by syaffolee

Playing Tourist

Sometimes, I feel like the stupid tourist. But how else can one experience a new place without taking pictures? There’s too much for me to do while I’m here, but I am trying very hard not to visit more than two or three places a day. Ideally, I should just stick to one place and just soak up the location. It’s not the same if you play coach bus tourist, rushing here and there, staying in a place no more than an hour and a rest room break. Otherwise, you might as well just type in “Paris” in the Google Image Search and hit the button.

Brian Jungen's ShapeshifterCameras weren’t allowed into the Vancouver Art Gallery so I was forced to dredge up a photo from Google of Brian Jungen‘s Shapeshifter, one of a series of three sculptures of whale skeletons. The majority of Brian Jungan’s work comprises of organic depictions made of man-made products. Hence the whale skeletons of lawn chairs, masks of Nike shoes, and a living bird sculpture of IKEA furniture. There is also an interesting anecdote. The artist made a survey of the Canadian people, asking them what they thought of when one mentions the Native Americans. They replied: totem poles, tepees, beer, and the symbol being used for the 2010 Vancouver Olympics. The negative association with beer isn’t the only problem–not all Native Americans use totem poles or tepees. And the Olympic symbol isn’t Native American at all.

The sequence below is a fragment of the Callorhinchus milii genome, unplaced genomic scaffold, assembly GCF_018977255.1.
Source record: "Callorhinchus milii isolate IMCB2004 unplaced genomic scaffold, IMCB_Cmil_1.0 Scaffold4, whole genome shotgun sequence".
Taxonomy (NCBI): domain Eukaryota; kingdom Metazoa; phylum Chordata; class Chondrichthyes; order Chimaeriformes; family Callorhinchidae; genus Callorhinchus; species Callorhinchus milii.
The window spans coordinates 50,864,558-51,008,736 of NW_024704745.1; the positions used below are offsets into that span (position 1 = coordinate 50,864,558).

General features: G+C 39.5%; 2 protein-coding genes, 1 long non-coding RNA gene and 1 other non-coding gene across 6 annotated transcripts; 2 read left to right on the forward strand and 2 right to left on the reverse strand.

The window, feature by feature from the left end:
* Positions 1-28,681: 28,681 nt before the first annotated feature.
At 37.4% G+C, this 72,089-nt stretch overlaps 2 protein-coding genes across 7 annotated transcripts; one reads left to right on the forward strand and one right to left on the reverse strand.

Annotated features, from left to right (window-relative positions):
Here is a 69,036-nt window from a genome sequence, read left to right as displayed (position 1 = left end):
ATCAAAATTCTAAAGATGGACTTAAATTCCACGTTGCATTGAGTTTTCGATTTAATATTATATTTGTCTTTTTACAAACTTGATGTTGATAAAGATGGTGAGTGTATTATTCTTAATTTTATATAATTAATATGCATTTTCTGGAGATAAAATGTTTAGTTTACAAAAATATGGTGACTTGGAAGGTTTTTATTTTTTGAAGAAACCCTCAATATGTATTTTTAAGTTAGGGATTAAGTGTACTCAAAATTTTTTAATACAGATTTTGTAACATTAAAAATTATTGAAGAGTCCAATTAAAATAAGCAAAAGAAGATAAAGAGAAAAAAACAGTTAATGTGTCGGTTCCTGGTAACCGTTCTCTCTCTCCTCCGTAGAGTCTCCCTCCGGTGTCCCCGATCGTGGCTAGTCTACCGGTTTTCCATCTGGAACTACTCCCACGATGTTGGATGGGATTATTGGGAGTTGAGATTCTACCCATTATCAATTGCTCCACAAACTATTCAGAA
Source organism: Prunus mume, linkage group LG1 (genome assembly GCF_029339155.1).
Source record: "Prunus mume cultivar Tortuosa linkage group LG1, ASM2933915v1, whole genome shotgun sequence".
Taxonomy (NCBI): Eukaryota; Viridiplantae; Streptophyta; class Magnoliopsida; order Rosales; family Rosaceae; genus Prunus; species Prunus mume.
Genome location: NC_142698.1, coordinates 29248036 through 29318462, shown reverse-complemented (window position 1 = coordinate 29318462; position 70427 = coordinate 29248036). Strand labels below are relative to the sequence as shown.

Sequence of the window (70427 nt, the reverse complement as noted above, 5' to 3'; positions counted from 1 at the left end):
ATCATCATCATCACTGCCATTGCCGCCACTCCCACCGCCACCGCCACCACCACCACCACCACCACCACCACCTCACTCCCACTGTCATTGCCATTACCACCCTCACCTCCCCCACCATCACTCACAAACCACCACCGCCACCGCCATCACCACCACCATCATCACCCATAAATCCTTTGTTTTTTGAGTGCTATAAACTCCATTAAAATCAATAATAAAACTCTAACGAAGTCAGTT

This is a theme cropping out throughout the VAG. Do people, specifically artists, not of Native American descent understand Native American culture or do they appropriate Native American icons for their own use? Many of the works shown of the gallery’s collection were made by Emily Carr, a popular Canadian artist who painted in the style of the Group of Seven. Her most common motifs were totem poles and other Native American objects. I am not particularly enamored with her work–it seems to me that she’s only famous because she happened to be a woman artist in a time period where there were few female Canadian artists. The bigger question then remains, what does a white, European woman know of native culture outside of a few trips to Indian villages? She might as well be the early twentieth-century equivalent of a tourist snapping a picture of a totem pole simply because of the nice design and not because of any deeper understanding of its meaning.

the view from the sky trainThe rest of the day, I caught the sky train to Burnaby, a suburb just east of Vancouver. The sky train is fast–it takes only twenty minutes to get to your destination compared to an hour and a half by bus. The scene is terrific as well. Because the rail rises above the city, you get to watch the urban sprawl whiz by with the snow-covered mountains as a backdrop. When I went, it was Easter Sunday and most of the shops were closed, but I was quite surprised at the number of people milling around the immensely huge Metrotown (a mall) despite the fact that there was nowhere to shop besides the Canadian Superstore (a giant supermarket), Chapters (a Canadian bookstore chain), and a Chinese restaurant. I was told that the place would be even more packed when the stores actually opened. That boggles the mind. Metrotown was already stuffed like a can of beans. If they fit any more people into there, they’d have to start stacking.